Puzzle Pieces and the Examen

Below is the text from the video, an excerpt from my new book, Busy Lives & Restless Souls: How Prayer Can Help You Find the Missing Peace in Your Life. Learn more about the book here.


So, what is the Examen? In a nutshell, it is a method of prayer that you normally complete at the end of your day—it takes about ten to fifteen minutes—that involves praying about the past twenty-four hours of your life. You look with God at the pieces of your life, one by one, as though you were examining the pieces of a puzzle.

To share with you more of what this means, I’ll give you an example from my home. My kids and I like to do puzzles. Many days, after completing one puzzle, we bring another one out. On one such day, we had multiple puzzles out, and we decided it was time to clean up. So we did, carefully placing each puzzle back in its appropriate box. But as my daughter grabbed the boxes to bring them upstairs, the boxes slipped out of her hands, dumping the puzzles into a heap, the different puzzles mixing together. So Abby and I sat down and began examining the pieces together, hoping to get them sorted into their right boxes.

One by one, we would look at a puzzle piece and examine its color, shape, and size. We would ask, “Where does this belong?” It was easy to determine where some pieces belonged, but others were more difficult to figure out. We had to sit with those a bit longer and examine them more closely. Eventually, we finished the job.

puzzle pieces

This is often how I picture praying the Examen. Jesus is sitting down next to me, and together we are picking up the pieces of the past twenty-four hours of my life and examining them. We are looking at everything that occurred in those twenty-four hours. With the Holy Spirit’s help, I can review those hours and see where I can give thanks and name God’s presence. At the same time, with the Holy Spirit’s help, I can see where I struggled to name God or did not act as I wanted. Together, Jesus and I are asking, “Does this belong? Does this help me grow closer in my relationship with God?” Then, after we look at the pieces of my day, I look to my next twenty-four hours and ask for God’s help with it.

Typically, there are five steps to the Examen. The organized planner that I am really likes that there are five steps—that when I complete one, I can move on to the next, and then the next, and then the next until my prayer is complete. And while there are five simple steps to the Examen, what occurs in this small prayer is quite powerful. It is not simply a process of running through a memorized prayer, spouting off words without much thought or purpose. Rather, it is a prayer of intentional reflection on your day that literally involves bringing your entire life before God and praying about it.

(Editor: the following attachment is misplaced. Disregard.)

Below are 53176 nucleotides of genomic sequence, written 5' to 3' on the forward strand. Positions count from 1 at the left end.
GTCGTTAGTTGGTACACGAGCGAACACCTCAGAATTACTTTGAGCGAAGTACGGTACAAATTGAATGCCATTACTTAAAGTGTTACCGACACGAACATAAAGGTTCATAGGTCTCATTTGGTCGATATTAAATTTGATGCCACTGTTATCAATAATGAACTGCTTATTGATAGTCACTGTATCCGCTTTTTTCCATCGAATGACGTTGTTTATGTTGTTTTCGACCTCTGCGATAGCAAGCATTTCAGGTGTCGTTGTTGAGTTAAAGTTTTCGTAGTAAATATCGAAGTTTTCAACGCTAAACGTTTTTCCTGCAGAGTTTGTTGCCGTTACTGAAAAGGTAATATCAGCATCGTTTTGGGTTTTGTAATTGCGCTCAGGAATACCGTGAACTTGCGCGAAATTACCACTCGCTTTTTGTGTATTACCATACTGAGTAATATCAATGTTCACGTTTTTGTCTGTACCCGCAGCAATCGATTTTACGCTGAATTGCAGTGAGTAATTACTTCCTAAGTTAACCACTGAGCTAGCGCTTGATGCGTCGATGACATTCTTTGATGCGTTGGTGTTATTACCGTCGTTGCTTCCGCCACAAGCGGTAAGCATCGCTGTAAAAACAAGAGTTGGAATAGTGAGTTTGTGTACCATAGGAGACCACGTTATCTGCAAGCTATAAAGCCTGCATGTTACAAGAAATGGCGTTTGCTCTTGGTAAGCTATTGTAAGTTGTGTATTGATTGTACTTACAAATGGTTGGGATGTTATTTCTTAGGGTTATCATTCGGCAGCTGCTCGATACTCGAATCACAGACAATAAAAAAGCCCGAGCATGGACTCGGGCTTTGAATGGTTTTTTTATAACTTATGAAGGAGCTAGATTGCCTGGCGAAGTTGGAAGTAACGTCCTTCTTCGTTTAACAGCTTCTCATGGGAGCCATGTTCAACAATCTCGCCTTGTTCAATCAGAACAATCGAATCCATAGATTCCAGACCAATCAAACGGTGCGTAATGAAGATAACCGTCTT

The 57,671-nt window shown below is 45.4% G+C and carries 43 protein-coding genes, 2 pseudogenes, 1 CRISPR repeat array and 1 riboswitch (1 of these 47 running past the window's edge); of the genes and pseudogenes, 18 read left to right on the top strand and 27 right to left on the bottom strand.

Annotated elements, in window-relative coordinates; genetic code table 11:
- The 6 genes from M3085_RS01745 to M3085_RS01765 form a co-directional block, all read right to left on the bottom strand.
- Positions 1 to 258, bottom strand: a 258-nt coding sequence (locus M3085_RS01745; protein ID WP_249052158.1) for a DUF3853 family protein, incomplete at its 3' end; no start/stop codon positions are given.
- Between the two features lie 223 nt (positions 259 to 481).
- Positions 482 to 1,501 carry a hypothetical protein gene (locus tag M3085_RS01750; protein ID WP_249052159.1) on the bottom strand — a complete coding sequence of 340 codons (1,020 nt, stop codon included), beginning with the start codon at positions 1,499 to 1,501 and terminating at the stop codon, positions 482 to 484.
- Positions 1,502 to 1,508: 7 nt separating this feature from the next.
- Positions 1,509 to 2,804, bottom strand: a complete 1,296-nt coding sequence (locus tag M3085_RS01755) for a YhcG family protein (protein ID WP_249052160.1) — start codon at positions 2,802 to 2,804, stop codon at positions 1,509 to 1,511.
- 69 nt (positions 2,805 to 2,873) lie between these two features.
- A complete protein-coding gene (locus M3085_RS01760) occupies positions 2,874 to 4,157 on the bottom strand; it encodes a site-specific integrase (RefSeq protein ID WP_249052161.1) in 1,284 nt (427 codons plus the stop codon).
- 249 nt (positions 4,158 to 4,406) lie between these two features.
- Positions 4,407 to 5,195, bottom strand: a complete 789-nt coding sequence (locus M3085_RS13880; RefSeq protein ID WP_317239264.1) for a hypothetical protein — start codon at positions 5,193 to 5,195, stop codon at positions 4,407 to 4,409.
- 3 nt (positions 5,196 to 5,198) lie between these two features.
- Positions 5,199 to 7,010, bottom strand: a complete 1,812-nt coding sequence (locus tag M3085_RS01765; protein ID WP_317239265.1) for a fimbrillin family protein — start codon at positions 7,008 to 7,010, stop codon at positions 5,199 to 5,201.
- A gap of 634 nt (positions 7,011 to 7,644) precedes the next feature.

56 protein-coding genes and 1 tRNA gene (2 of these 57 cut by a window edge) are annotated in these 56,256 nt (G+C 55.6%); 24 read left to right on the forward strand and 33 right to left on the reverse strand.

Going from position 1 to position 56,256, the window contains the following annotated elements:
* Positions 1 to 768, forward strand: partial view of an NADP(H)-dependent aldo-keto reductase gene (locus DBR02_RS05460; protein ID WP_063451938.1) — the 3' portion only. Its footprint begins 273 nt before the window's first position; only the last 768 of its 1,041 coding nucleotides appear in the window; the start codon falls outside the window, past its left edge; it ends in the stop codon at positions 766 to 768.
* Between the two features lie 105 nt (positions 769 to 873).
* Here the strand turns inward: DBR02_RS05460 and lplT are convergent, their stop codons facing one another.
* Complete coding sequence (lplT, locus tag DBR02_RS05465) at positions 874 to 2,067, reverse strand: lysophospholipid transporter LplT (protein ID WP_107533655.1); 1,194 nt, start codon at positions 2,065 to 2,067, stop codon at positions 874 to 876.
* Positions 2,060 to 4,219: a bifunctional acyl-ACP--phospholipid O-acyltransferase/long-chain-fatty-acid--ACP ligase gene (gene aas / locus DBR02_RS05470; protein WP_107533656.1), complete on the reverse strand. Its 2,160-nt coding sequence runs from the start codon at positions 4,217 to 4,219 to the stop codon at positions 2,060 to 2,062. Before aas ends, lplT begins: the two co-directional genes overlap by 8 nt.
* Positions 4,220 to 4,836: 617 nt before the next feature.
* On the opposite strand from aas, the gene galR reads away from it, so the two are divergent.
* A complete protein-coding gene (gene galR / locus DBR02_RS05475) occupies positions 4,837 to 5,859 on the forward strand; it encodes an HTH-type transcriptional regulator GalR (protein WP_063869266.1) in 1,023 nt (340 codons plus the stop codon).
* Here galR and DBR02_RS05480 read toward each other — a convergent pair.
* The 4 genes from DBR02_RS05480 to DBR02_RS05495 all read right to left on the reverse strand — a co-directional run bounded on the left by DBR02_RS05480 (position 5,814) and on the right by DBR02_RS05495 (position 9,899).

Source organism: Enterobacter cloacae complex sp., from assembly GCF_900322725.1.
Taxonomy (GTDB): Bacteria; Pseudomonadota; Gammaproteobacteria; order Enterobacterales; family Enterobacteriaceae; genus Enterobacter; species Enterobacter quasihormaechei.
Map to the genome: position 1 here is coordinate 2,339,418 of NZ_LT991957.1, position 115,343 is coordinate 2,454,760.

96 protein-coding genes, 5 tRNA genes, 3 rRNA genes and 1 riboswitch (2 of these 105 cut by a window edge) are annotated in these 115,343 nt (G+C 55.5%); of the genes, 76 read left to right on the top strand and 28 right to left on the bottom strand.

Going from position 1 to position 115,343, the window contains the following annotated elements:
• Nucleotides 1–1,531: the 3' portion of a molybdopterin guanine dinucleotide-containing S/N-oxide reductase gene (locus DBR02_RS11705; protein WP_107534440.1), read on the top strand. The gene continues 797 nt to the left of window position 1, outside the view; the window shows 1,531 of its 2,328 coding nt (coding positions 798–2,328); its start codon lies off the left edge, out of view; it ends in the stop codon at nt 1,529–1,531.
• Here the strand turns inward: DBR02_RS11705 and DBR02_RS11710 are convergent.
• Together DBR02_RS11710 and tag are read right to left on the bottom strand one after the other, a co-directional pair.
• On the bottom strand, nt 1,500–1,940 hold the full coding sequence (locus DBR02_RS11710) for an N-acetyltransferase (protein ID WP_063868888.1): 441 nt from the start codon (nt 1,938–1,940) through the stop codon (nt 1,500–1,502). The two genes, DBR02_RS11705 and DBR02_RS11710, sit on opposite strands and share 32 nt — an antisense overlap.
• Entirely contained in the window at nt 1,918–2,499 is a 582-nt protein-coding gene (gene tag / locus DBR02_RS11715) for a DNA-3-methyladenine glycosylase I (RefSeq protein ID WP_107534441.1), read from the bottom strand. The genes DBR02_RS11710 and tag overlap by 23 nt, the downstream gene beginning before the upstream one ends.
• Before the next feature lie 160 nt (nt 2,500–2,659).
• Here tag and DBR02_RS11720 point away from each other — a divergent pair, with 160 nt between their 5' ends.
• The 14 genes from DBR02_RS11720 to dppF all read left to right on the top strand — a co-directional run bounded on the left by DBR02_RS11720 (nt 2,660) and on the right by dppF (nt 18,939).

About Becky Eldredge 103 Articles
Becky Eldredge is a writer and spiritual director in Baton Rouge, LA. The author of Busy Lives & Restless Souls, Becky holds Bachelors and Masters Degrees in Education from Louisiana State University and a Masters in Pastoral Studies from Loyola University New Orleans. She has her Certificate in Spiritual Direction from Spring Hill College. Becky has been involved in ministry for more than 15 years, with the majority of her work in retreat ministry and adult faith formation. While ministry is one of her passions, her greatest joy is sharing life with her husband, Chris, and her children, Brady, Abby, and Mary.

5 Comments on Puzzle Pieces and the Examen

  1. Thank you for your reflection on the Examen. I have been trying to get a few folks from church to try this out, most seem hesitant but perhaps I am not explaining it well. This piece, just like finding that last puzzle piece, really helps. Blessing.

  2. Thanks Becky! I always make a point to my retreatants that while there are 5 steps, some days you may just be drawn to some event that jumps out/grabs you/puzzles you or affirms you. Stay with this event as long as you can – I may be God at work!

  3. Again Becky, you help me with my next step. I’ve been using the Examen awhile but have wanted to do it “right.” My focus was on finishing sorting all the pieces!
    But sometimes the varied pieces take a longer time to sort through. Some might even need setting aside until God sheds more light on them. There is no right or wrong way to the Examen; my task is to faithfully show up with the past day and let God sort it all out. I can just picture you and your daughter working together and saying, “Look at this one…” Thank you.

  4. I really like this analogy, it helps picture the patience I need when doing my Examen. Sometimes the day is so full of little things that I’m not even sure what to focus on & get overwhelmed. Now I realize I just need to pick up a piece and keep doing so and turn it over to God to help. Thank you for such a helpful reflection ♡

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